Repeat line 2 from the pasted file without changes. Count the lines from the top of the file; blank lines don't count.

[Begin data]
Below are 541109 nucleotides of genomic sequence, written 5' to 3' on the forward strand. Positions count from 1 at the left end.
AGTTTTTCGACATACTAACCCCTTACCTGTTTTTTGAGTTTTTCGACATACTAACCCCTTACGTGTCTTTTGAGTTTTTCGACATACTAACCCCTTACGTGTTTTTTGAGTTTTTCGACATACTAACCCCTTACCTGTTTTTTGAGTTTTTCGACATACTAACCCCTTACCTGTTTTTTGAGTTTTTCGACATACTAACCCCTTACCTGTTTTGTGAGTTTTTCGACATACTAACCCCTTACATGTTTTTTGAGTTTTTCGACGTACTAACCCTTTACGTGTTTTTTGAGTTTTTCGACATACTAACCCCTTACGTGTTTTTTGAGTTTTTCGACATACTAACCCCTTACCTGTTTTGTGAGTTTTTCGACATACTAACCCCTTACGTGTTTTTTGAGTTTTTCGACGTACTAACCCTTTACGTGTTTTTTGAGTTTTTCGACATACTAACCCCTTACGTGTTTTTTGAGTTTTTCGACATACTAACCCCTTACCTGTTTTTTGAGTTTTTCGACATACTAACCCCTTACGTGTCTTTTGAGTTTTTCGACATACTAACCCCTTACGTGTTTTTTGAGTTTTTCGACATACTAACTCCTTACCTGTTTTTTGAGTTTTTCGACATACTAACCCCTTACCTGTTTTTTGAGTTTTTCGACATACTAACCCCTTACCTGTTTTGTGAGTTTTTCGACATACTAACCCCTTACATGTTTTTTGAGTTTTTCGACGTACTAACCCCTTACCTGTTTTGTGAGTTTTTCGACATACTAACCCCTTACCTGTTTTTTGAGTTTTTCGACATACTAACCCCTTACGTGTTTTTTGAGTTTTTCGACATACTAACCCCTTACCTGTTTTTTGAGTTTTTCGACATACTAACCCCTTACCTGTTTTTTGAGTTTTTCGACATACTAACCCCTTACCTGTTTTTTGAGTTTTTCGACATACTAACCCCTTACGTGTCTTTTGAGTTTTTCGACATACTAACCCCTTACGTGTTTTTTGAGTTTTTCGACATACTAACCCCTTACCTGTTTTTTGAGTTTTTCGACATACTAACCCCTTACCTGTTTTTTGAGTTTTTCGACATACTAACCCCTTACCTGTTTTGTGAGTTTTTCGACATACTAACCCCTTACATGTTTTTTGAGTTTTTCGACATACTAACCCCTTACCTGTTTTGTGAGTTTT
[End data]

AGTTTTTCGACATACTAACCCCTTACCTGTTTTTTGAGTTTTTCGACATACTAACCCCTTACGTGTCTTTTGAGTTTTTCGACATACTAACCCCTTACGTGTTTTTTGAGTTTTTCGACATACTAACCCCTTACCTGTTTTTTGAGTTTTTCGACATACTAACCCCTTACCTGTTTTTTGAGTTTTTCGACATACTAACCCCTTACCTGTTTTGTGAGTTTTTCGACATACTAACCCCTTACATGTTTTTTGAGTTTTTCGACGTACTAACCCTTTACGTGTTTTTTGAGTTTTTCGACATACTAACCCCTTACGTGTTTTTTGAGTTTTTCGACATACTAACCCCTTACCTGTTTTGTGAGTTTTTCGACATACTAACCCCTTACGTGTTTTTTGAGTTTTTCGACGTACTAACCCTTTACGTGTTTTTTGAGTTTTTCGACATACTAACCCCTTACGTGTTTTTTGAGTTTTTCGACATACTAACCCCTTACCTGTTTTTTGAGTTTTTCGACATACTAACCCCTTACGTGTCTTTTGAGTTTTTCGACATACTAACCCCTTACGTGTTTTTTGAGTTTTTCGACATACTAACTCCTTACCTGTTTTTTGAGTTTTTCGACATACTAACCCCTTACCTGTTTTTTGAGTTTTTCGACATACTAACCCCTTACCTGTTTTGTGAGTTTTTCGACATACTAACCCCTTACATGTTTTTTGAGTTTTTCGACGTACTAACCCCTTACCTGTTTTGTGAGTTTTTCGACATACTAACCCCTTACCTGTTTTTTGAGTTTTTCGACATACTAACCCCTTACGTGTTTTTTGAGTTTTTCGACATACTAACCCCTTACCTGTTTTTTGAGTTTTTCGACATACTAACCCCTTACCTGTTTTTTGAGTTTTTCGACATACTAACCCCTTACCTGTTTTTTGAGTTTTTCGACATACTAACCCCTTACGTGTCTTTTGAGTTTTTCGACATACTAACCCCTTACGTGTTTTTTGAGTTTTTCGACATACTAACCCCTTACCTGTTTTTTGAGTTTTTCGACATACTAACCCCTTACCTGTTTTTTGAGTTTTTCGACATACTAACCCCTTACCTGTTTTGTGAGTTTTTCGACATACTAACCCCTTACATGTTTTTTGAGTTTTTCGACATACTAACCCCTTACCTGTTTTGTGAGTTTT